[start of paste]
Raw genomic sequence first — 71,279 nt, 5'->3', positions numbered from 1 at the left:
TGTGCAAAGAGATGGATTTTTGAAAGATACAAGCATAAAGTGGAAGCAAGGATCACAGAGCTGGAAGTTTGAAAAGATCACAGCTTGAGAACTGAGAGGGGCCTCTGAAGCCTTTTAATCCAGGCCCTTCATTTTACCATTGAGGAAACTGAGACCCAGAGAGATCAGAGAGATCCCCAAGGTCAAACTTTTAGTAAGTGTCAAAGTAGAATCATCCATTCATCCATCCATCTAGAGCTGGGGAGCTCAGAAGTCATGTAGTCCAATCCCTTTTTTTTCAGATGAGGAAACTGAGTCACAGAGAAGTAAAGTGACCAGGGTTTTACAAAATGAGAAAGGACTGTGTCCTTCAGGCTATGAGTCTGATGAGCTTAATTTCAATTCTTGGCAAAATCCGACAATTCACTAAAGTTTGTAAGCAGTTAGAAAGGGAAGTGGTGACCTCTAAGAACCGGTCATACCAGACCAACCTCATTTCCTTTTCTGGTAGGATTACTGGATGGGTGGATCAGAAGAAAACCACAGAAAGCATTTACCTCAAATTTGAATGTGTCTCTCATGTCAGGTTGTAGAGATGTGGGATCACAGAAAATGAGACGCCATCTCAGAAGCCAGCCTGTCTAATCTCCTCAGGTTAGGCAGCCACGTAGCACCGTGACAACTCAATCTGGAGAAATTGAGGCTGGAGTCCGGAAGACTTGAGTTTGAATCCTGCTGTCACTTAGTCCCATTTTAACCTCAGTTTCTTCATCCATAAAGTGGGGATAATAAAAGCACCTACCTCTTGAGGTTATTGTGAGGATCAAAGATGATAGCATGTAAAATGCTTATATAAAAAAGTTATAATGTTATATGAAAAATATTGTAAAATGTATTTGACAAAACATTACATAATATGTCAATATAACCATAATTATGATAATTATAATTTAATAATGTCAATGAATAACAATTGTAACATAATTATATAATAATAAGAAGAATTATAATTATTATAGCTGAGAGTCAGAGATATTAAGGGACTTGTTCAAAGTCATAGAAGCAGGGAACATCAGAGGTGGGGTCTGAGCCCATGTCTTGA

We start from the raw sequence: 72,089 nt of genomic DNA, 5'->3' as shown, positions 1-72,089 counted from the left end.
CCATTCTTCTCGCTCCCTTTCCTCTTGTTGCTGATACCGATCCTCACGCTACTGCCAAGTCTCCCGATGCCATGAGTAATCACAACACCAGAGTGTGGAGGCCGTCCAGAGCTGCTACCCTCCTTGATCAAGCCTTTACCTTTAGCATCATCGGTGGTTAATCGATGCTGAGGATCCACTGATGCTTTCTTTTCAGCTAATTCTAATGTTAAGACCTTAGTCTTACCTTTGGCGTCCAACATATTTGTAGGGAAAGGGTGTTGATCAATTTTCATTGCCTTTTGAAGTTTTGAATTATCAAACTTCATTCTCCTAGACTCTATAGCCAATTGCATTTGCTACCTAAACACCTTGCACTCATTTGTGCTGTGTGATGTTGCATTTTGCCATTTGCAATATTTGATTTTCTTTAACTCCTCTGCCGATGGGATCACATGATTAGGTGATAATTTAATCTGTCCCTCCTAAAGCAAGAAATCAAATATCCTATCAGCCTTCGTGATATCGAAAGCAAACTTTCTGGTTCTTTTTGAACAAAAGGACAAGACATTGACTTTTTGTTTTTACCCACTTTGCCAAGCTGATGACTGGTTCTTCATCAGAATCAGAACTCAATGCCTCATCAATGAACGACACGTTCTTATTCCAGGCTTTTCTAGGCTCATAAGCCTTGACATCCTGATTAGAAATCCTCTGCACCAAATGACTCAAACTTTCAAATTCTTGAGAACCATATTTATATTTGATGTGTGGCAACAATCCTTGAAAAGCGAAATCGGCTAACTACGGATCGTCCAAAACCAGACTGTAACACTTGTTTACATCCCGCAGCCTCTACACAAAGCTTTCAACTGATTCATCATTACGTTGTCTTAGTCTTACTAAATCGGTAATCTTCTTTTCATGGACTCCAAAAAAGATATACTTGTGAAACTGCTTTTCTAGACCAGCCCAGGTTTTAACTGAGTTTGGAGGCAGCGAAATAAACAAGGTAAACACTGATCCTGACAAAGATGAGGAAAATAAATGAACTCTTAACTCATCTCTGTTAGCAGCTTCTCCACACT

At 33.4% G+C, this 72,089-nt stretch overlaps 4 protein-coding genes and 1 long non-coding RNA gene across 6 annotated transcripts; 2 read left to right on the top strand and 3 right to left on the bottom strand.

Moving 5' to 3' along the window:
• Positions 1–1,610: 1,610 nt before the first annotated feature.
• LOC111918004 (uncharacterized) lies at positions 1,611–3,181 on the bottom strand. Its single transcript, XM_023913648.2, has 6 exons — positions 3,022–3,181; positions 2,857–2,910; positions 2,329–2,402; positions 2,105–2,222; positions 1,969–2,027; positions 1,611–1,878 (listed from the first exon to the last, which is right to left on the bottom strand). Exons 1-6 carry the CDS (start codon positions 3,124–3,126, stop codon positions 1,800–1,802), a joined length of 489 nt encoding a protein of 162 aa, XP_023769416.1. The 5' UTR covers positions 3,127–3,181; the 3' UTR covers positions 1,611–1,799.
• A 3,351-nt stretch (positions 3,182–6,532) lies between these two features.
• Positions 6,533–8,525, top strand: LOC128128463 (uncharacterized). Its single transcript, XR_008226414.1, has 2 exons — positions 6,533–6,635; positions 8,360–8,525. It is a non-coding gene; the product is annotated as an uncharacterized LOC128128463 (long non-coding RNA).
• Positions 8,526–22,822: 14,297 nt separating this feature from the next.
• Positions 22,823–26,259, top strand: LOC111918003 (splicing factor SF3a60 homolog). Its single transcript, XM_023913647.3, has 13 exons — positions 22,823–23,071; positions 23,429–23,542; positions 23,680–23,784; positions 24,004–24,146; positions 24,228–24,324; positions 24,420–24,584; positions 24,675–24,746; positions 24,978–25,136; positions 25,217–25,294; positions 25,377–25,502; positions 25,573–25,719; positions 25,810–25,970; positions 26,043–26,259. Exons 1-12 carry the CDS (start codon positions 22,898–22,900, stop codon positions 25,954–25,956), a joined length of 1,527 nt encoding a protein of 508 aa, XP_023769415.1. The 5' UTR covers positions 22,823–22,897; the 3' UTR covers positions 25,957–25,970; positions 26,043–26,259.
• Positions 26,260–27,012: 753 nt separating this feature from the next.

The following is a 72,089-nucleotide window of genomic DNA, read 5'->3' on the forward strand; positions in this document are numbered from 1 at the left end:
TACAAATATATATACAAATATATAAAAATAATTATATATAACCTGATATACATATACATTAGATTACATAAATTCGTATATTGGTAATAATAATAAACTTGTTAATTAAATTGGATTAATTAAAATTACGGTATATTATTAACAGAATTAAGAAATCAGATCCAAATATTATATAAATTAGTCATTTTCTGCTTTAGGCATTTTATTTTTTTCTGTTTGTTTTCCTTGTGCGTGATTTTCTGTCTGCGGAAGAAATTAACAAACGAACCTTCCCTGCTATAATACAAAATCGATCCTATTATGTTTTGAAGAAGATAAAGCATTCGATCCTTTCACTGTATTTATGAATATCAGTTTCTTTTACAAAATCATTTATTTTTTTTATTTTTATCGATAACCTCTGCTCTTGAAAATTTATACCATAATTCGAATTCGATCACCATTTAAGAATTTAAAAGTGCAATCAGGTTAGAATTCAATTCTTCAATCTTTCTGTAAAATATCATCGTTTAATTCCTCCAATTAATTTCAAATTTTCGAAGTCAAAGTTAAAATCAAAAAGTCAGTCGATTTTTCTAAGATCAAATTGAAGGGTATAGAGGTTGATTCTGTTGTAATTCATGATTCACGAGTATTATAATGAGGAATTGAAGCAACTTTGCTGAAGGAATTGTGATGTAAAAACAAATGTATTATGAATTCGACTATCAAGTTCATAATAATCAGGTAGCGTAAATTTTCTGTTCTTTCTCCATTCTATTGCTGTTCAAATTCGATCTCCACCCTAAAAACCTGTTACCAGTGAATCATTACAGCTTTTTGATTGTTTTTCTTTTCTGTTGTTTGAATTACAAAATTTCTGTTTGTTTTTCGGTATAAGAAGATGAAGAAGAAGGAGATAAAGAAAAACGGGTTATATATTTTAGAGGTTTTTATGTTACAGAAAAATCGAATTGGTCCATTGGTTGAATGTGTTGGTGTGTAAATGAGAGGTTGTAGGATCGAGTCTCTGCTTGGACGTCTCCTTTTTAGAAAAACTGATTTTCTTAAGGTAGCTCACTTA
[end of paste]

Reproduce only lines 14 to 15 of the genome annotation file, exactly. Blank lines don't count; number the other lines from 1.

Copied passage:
The following is a 72,089-nucleotide window of genomic DNA, read 5'->3' on the forward strand; positions in this document are numbered from 1 at the left end:
TACAAATATATATACAAATATATAAAAATAATTATATATAACCTGATATACATATACATTAGATTACATAAATTCGTATATTGGTAATAATAATAAACTTGTTAATTAAATTGGATTAATTAAAATTACGGTATATTATTAACAGAATTAAGAAATCAGATCCAAATATTATATAAATTAGTCATTTTCTGCTTTAGGCATTTTATTTTTTTCTGTTTGTTTTCCTTGTGCGTGATTTTCTGTCTGCGGAAGAAATTAACAAACGAACCTTCCCTGCTATAATACAAAATCGATCCTATTATGTTTTGAAGAAGATAAAGCATTCGATCCTTTCACTGTATTTATGAATATCAGTTTCTTTTACAAAATCATTTATTTTTTTTATTTTTATCGATAACCTCTGCTCTTGAAAATTTATACCATAATTCGAATTCGATCACCATTTAAGAATTTAAAAGTGCAATCAGGTTAGAATTCAATTCTTCAATCTTTCTGTAAAATATCATCGTTTAATTCCTCCAATTAATTTCAAATTTTCGAAGTCAAAGTTAAAATCAAAAAGTCAGTCGATTTTTCTAAGATCAAATTGAAGGGTATAGAGGTTGATTCTGTTGTAATTCATGATTCACGAGTATTATAATGAGGAATTGAAGCAACTTTGCTGAAGGAATTGTGATGTAAAAACAAATGTATTATGAATTCGACTATCAAGTTCATAATAATCAGGTAGCGTAAATTTTCTGTTCTTTCTCCATTCTATTGCTGTTCAAATTCGATCTCCACCCTAAAAACCTGTTACCAGTGAATCATTACAGCTTTTTGATTGTTTTTCTTTTCTGTTGTTTGAATTACAAAATTTCTGTTTGTTTTTCGGTATAAGAAGATGAAGAAGAAGGAGATAAAGAAAAACGGGTTATATATTTTAGAGGTTTTTATGTTACAGAAAAATCGAATTGGTCCATTGGTTGAATGTGTTGGTGTGTAAATGAGAGGTTGTAGGATCGAGTCTCTGCTTGGACGTCTCCTTTTTAGAAAAACTGATTTTCTTAAGGTAGCTCACTTA